What is epitaph?

  • (noun): A summary statement of commemoration for a dead person.
    See also — Additional definitions below

Epitaph

An epitaph (from Greek ἐπιτάφιον epitaphion "a funeral oration" from ἐπί epi "at, over" and τάφος taphos "tomb") is a short text honoring a deceased person, strictly speaking that is inscribed on their tombstone or plaque, but also used figuratively. Some are specified by the dead person beforehand, others chosen by those responsible for the burial. An epitaph may be in poem verse; poets have been known to compose their own epitaphs prior to their death, as W.B. Yeats did.

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Some articles on epitaph:

Straight Faced - Epitaph Years
1997, the group enlisted David Tonic and Kevin Norton and signed with Epitaph Records to release Conditioned, their third LP ... A fourth full-length, Pulling Teeth, was released on Epitaph in 2000 before the group disbanded some time thereafter ...
This War Is Ours - Release History - Deluxe Special Edition
... Date Label Via pre-order USA April 23, 2010 (2010-04-23) Epitaph Via pre-order April 24, 2010 (2010-04-24) Epitaph In stores April 27, 2010 (2010-04-27) Epitaph ...
Curia (wife Of Quintus Lucretius) - Epitaph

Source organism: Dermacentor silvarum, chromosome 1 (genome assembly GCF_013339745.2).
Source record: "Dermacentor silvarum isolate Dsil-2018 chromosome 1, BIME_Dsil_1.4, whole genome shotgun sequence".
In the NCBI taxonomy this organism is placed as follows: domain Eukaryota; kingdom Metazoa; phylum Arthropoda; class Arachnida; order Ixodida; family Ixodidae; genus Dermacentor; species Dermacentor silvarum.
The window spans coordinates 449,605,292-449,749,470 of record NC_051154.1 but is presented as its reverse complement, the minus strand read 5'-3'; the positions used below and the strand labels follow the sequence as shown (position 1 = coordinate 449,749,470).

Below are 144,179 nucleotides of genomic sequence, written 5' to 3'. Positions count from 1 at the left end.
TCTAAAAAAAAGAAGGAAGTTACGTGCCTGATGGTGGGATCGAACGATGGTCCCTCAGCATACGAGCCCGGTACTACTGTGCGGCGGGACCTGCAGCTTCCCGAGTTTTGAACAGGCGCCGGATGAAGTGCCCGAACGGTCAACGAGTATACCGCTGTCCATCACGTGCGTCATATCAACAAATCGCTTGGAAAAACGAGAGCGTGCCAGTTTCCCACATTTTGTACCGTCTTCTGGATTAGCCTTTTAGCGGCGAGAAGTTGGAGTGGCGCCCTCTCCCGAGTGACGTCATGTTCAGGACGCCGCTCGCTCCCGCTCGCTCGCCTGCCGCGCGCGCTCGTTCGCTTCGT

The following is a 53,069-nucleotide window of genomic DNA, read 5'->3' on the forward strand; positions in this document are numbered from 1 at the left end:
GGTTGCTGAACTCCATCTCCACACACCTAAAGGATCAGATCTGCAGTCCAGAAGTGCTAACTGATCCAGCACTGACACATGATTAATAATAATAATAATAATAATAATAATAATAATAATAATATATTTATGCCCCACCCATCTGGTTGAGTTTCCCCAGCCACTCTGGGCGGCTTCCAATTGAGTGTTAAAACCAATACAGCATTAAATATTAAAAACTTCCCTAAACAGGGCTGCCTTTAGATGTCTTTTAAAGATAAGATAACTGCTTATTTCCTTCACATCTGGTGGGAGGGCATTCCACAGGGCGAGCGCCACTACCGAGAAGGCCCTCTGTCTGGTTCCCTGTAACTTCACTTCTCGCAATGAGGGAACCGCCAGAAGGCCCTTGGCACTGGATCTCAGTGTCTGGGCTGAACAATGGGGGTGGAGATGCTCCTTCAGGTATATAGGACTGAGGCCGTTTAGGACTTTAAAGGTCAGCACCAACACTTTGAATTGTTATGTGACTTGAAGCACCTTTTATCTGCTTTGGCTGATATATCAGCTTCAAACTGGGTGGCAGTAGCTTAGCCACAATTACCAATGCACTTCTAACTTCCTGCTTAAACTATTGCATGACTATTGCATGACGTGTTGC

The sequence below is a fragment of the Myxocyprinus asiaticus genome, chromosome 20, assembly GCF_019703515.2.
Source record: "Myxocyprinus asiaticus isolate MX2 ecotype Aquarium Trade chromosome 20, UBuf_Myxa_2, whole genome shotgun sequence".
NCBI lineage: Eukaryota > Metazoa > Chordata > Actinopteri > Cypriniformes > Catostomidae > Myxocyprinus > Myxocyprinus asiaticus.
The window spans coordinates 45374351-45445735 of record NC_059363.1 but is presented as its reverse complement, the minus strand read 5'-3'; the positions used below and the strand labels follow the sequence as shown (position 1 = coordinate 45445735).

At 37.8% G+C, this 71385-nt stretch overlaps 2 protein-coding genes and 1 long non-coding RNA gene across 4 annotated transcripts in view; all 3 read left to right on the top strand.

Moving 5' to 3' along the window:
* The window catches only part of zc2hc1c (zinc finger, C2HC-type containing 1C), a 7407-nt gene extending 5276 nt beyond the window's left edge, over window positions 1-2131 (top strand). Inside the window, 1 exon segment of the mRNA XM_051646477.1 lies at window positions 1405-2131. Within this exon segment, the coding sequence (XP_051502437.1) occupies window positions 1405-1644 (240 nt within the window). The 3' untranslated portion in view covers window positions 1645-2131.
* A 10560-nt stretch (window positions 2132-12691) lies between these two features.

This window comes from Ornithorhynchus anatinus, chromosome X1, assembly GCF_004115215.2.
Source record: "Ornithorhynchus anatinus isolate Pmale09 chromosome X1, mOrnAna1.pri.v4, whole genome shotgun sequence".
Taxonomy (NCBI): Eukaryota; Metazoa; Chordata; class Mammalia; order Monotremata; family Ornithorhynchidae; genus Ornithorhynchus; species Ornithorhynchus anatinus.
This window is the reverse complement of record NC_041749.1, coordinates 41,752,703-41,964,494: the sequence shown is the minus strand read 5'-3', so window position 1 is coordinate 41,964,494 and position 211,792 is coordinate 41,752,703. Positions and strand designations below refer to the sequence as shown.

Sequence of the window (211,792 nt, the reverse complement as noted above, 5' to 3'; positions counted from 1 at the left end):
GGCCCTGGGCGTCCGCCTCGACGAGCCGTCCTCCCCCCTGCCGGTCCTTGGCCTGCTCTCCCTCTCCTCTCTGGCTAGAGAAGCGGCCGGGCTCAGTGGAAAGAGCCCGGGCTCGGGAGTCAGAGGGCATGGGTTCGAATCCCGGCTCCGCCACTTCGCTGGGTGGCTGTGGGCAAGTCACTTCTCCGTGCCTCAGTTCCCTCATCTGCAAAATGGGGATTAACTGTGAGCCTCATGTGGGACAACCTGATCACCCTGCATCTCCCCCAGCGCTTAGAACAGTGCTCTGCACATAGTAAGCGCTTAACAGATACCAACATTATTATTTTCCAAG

... Her husband writes in an epitaph on a large tombstone called "Laudatio Turiae" of her qualities, Why should I mention your domestic virtues, your loyalty, obedience, affability, reasonableness, industry in working ...
Swift's Epitaph
... "Swift's Epitaph" is a translation by Irish poet William Butler Yeats of Jonathan Swift's epitaph, which Swift wrote for himself in Latin ...
Epitaphs in Music
... In a more figurative sense, music in memory of deceased people has been composed ... Igor Stravinsky composed in 1958 Epitaphium for flute, clarinet and harp ...

More definitions of "epitaph":

  • (noun): An inscription on a tombstone or monument in memory of the person buried there.

Famous quotes containing the word epitaph:

    The rarest quality in an epitaph is truth.
    Henry David Thoreau (1817–1862)

    But since Thy loud-tongu’d Blood demands Supplies,
    More from BriareusHands, than Argus Eyes,
    I’ll tune Thy Elegies to Trumpet-sounds,
    And write Thy Epitaph in Blood and Wounds!
    —James Graham Marquess of Montrose (1612–1650)

    That land is like an Eagle, whose young gaze
    Feeds on the noontide beam, whose golden plume
    Floats moveless on the storm, and in the blaze
    Of sunrise gleams when Earth is wrapped in gloom;
    An epitaph of glory for the tomb
    Of murdered Europe may thy fame be made,
    Great People! as the sands shalt thou become;
    Thy growth is swift as morn, when night must fade;
    The multitudinous Earth shall sleep beneath thy shade.
    Percy Bysshe Shelley (1792–1822)